Although many transracial adoptees (being adopted into a family of a different race) are raised in a loving and caring family, the reality of where they find their cultural identity still exists. Some things to take into consideration when trying to understand how and where adoptees find their cultural identity are the age when the person was adopted, the cultural background of the adopted family, how much time the adoptee spent in their country of origin and their knowledge of where they are from (Reinoso, Juffer & Tieman, 2013, p. 264). Reinoso, Juffer & Tieman (2013, p. 264) researched children who were of the ages of 8-12 years old and were adopted internationally to Spain. When adopted, one's relationship with their new parents is influenced through the adoption, their developing sense of self, and the close relationships they will form throughout their life (Brodzinsky et al., 1992, p. 7). Once the child enters the period of concrete operations, they are then able to value their uniqueness of themselves and their family. The period of concrete operations is when the child is able to use inductive logic (Piaget, 1954). As one can conclude, developing one's own identity can be quite difficult for a transracial adopted child in regards to their ethnicity and race depending on their circumstance (Hollingsworth, 1997).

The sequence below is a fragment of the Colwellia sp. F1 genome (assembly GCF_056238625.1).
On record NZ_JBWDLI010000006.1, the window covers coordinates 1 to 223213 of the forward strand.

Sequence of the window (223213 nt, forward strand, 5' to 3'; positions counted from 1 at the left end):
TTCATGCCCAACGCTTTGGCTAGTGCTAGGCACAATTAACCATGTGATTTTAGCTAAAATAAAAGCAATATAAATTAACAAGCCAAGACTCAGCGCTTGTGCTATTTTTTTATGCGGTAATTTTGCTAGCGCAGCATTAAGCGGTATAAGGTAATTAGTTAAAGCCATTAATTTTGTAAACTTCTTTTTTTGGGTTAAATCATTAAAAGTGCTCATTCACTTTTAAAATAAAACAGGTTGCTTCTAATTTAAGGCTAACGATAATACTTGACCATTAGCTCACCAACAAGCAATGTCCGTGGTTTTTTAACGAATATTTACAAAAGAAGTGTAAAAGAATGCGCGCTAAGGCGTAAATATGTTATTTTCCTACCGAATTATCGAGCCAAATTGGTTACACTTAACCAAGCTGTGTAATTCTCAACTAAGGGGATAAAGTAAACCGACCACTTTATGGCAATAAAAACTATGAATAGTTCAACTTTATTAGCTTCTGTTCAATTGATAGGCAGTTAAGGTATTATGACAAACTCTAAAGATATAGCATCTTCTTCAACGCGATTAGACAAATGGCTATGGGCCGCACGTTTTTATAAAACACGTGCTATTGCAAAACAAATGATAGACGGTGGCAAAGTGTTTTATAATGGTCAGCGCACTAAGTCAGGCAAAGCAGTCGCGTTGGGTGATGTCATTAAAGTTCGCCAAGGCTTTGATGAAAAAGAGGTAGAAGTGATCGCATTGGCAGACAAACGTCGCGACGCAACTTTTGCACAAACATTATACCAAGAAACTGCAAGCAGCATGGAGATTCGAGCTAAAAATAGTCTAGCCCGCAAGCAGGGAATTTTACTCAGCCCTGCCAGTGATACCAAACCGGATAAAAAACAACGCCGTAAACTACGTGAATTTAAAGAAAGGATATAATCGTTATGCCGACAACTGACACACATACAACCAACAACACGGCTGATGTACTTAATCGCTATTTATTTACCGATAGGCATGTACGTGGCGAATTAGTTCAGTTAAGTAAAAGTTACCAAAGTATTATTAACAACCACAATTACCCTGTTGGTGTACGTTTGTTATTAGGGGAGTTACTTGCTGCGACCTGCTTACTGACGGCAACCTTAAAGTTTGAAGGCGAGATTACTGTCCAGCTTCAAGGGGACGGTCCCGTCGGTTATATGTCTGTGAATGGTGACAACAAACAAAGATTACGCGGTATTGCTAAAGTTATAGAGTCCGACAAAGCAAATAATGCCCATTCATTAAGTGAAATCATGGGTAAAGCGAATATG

One may think that internationally adopted children obtain more problems and obstacles than domestic adopted children, however, studies showed that internationally adopted children had less problems (both behaviorally and mentally) than domestic adoptees (Juffer & Van IJzendoorn, 2007). Unfortunately, transracial adoptees struggle more in the sense of cultural identity due to being made fun of for being different, realizing the physical difference between themselves and their adoptive family as they get older, and by pure curiosity of where they came from. A strong argument made by Nam Soon ad Reid (2000, p.